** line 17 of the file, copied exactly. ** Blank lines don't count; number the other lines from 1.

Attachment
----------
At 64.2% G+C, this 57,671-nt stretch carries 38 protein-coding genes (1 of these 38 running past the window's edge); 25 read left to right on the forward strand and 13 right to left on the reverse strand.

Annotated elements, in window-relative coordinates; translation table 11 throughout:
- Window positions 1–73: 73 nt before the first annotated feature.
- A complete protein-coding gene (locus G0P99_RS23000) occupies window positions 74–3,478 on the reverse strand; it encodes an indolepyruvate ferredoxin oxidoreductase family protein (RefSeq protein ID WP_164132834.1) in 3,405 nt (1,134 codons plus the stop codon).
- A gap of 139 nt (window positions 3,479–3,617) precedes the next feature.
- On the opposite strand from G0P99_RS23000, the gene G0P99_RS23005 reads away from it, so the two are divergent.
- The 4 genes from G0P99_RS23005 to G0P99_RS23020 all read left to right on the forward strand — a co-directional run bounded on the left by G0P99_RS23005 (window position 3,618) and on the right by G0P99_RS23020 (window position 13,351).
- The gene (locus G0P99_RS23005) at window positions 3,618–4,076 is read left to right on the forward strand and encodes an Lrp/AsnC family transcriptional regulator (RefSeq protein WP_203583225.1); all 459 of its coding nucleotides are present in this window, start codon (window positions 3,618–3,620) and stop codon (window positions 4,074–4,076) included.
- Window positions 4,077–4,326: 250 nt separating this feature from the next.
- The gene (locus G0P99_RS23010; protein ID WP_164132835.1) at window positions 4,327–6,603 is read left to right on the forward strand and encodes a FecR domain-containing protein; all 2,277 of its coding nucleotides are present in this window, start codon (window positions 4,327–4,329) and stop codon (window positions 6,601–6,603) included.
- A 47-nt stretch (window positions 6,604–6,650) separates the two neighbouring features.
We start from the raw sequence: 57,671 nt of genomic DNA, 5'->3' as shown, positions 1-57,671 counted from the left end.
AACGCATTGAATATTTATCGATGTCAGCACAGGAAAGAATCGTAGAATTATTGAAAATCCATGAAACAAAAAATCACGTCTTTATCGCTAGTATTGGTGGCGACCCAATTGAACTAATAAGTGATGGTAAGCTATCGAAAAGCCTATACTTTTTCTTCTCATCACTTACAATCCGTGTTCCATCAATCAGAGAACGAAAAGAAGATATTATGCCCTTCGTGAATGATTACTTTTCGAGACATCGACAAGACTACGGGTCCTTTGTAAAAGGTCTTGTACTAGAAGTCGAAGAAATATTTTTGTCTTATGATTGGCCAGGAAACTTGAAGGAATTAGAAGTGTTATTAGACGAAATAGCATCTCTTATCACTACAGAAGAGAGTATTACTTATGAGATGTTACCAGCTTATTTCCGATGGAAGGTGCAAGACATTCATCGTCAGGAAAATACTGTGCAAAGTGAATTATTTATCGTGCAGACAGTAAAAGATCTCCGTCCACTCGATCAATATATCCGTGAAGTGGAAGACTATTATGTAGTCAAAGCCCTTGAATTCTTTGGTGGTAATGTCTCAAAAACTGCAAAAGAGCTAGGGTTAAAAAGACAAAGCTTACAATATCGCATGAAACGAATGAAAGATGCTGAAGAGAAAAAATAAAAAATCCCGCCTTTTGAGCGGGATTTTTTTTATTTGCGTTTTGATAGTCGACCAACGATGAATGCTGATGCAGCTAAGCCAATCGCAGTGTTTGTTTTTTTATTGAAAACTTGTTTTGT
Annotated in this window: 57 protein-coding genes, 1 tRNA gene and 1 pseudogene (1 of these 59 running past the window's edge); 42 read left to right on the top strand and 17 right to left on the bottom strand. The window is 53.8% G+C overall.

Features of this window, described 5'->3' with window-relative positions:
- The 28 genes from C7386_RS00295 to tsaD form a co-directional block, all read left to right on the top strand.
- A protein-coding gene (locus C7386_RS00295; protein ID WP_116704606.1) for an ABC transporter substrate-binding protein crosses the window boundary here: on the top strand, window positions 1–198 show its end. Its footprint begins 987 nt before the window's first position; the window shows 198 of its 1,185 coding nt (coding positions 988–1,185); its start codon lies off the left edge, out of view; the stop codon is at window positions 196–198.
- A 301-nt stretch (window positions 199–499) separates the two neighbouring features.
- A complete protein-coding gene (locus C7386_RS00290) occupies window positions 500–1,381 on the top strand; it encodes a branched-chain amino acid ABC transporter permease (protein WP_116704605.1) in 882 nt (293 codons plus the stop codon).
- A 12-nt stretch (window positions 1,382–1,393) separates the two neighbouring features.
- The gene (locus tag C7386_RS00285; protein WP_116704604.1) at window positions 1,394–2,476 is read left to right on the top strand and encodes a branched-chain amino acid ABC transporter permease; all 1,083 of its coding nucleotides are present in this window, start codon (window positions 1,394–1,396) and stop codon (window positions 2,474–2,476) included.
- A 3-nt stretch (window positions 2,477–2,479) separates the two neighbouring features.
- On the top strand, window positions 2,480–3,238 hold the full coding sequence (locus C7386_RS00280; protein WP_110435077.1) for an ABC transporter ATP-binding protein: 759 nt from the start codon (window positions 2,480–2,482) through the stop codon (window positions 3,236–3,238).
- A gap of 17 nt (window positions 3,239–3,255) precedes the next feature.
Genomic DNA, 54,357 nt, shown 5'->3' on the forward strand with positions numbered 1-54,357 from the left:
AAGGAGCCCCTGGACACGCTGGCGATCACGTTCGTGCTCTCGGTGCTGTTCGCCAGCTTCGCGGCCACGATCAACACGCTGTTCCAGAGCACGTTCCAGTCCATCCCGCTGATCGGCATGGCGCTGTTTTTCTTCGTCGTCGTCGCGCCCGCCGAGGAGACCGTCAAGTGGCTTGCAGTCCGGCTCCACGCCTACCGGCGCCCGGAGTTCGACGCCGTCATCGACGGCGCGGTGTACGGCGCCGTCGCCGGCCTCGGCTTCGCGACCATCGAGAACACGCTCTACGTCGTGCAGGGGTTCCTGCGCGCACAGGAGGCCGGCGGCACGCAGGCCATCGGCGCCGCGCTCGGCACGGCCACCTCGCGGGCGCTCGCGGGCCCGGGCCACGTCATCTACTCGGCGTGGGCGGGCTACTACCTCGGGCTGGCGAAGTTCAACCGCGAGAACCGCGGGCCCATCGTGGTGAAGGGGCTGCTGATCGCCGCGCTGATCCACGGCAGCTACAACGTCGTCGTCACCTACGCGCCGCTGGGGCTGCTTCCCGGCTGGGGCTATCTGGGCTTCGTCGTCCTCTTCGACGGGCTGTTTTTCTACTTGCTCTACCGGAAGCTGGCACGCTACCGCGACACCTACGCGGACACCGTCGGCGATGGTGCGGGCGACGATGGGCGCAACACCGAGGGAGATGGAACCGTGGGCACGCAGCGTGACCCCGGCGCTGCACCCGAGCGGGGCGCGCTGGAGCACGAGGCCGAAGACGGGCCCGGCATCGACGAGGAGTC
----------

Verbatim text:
- A protein-coding gene (locus C7386_RS00295; protein ID WP_116704606.1) for an ABC transporter substrate-binding protein crosses the window boundary here: on the top strand, window positions 1–198 show its end. Its footprint begins 987 nt before the window's first position; the window shows 198 of its 1,185 coding nt (coding positions 988–1,185); its start codon lies off the left edge, out of view; the stop codon is at window positions 196–198.